• Waypoint Church

"Christ"mas or "Santa"mas

It's your birthday and you're excited. You're expecting to hear from family and friends. You want to hear how much they love you and value you. In your generosity, you are throwing a party at your favorite restaurant. Everything is set for a great time. The guests arrive, and they are ecstatic to see you. Hugs flow incessantly. The food is great. Soon, you begin to get a strange feeling. You notice that conversation shifts away from you. The guests wish you "Happy Birthday" and move onto talk about themselves. They are talking about the fun coming to the party, the stores from where they bought gifts, and the great mood they find themselves in. They are telling you every detail of coming to your party. The cards and gifts have someone else's picture and words of appreciation. At the end of the day, instead of feeling encouraged and loved, you feel discouraged and rejected.

I wonder if a similar thing happens during the Christmas season. Instead of Christ being the focus of conversation, Santa becomes the center. We teach our children that Santa will bring gifts at night and leave them under the tree when we know that is untrue. Saint Nicholas, from whom we get Santa Claus, was a saint who lived in the third century. He was the Bishop of Myra and was known for his generosity in giving gifts to those in need. He did all of his gift giving in secret and sought no attention. The early European settlers in the New World (Caribbean Islands, Gulf of Mexico, South and North America) brought memories of Saint Nicholas, the gift giver. The journey from a generous saint to a red suit, white beard Santa is a classic example of how strongly a culture can create myths.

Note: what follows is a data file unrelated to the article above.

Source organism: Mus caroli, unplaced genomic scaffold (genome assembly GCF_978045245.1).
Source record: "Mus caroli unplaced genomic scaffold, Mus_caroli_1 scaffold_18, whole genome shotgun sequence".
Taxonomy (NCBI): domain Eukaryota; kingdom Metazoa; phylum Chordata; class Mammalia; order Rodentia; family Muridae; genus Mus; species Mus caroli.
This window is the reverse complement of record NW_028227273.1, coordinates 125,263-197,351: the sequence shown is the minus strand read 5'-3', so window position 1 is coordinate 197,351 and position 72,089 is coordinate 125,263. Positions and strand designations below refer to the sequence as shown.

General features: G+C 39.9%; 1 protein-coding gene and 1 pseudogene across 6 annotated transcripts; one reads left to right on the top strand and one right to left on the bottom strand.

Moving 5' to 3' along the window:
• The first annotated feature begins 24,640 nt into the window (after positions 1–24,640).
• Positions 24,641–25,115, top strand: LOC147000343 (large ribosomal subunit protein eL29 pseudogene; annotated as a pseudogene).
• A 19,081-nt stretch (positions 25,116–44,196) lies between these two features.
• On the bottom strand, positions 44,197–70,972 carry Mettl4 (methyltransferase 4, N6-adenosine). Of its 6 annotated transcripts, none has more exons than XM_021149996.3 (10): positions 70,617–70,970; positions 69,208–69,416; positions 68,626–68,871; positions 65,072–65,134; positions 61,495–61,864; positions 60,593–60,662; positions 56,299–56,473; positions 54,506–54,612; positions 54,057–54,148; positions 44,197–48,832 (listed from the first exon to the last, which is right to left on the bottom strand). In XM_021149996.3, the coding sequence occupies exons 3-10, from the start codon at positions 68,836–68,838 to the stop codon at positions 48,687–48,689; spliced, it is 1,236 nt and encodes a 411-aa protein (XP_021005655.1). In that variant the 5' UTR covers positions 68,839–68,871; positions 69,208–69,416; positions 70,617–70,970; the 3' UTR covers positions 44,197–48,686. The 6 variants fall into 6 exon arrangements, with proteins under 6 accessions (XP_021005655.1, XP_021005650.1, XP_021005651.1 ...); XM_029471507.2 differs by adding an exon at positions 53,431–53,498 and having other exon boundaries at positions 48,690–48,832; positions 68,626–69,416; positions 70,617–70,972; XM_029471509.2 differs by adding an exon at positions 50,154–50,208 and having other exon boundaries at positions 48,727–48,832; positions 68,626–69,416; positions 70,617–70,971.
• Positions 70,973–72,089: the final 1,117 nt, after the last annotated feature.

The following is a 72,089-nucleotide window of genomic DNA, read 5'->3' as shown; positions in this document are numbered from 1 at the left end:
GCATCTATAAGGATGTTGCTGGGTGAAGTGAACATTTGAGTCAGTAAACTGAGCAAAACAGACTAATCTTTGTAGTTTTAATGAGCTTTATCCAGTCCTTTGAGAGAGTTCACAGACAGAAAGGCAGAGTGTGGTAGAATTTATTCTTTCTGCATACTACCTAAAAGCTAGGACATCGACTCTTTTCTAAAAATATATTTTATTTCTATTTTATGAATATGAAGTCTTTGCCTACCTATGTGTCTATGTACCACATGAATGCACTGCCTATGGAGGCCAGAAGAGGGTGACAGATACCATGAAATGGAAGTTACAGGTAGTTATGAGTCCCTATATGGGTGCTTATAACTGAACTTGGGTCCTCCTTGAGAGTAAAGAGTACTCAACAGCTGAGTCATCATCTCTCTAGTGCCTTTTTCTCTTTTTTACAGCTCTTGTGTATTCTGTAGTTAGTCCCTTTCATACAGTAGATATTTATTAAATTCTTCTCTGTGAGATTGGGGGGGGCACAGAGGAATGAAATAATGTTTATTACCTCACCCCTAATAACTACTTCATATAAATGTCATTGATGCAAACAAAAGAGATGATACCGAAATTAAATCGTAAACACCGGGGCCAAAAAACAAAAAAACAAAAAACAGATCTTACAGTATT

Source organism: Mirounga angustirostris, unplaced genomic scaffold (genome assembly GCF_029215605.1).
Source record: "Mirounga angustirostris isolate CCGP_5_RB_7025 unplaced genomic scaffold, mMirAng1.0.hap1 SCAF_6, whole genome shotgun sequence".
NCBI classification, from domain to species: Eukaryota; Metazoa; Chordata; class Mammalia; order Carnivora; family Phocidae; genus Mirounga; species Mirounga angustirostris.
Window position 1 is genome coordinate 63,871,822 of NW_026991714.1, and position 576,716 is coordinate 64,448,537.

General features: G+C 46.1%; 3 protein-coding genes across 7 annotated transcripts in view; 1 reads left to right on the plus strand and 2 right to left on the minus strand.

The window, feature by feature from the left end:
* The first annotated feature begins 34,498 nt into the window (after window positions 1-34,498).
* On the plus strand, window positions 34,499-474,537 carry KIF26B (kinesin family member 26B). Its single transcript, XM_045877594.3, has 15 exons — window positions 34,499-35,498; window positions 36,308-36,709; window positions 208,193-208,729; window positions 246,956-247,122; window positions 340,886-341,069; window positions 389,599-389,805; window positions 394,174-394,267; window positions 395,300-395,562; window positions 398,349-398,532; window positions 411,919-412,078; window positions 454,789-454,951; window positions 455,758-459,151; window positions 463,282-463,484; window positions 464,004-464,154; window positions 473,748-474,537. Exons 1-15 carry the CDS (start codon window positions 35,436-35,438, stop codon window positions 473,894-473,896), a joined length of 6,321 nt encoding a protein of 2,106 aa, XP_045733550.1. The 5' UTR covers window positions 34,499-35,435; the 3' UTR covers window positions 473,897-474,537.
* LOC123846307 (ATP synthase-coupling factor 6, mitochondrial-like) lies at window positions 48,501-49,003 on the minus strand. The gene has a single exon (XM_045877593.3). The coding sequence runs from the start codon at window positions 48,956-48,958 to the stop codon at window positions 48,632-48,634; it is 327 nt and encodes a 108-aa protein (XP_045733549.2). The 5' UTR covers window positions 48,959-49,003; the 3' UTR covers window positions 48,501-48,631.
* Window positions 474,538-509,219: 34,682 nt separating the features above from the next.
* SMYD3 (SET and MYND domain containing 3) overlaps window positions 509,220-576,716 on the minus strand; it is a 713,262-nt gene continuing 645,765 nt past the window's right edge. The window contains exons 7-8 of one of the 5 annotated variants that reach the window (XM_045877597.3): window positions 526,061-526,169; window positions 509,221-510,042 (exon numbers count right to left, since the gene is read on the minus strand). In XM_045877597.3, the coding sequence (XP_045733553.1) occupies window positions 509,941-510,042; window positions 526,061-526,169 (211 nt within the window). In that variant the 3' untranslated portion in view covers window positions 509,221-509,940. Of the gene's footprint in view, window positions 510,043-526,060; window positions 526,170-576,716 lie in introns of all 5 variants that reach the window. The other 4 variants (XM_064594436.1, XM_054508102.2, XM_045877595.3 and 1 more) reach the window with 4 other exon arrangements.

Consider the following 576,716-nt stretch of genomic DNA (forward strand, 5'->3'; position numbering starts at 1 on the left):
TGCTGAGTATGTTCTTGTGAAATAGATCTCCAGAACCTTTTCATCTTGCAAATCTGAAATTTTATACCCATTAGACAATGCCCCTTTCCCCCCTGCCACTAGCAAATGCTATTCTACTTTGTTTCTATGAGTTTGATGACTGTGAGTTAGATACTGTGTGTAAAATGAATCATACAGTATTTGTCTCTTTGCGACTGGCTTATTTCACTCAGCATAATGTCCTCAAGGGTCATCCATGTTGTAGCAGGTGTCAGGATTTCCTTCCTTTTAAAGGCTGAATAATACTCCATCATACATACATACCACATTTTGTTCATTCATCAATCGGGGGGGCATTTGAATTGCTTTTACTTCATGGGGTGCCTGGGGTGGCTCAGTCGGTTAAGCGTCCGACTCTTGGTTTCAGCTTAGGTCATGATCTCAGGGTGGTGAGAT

In the Gospel story, we read about the Wise Men who brought their gifts and met baby Jesus with his mother, Mary and father, Joseph. They opened their gifts to him, baby Jesus. He is the only one worthy to receive all attention, focus, glory, honor, and worship. He is also the only one who can see our tears and wipe them away, look at our loneliness and offer His companionship, feel our rejection and love us to our satisfaction. This holiday season, let's refocus our attention to our Savior and make it "Christ"mas and not "Santa"mas.


Pastor Biju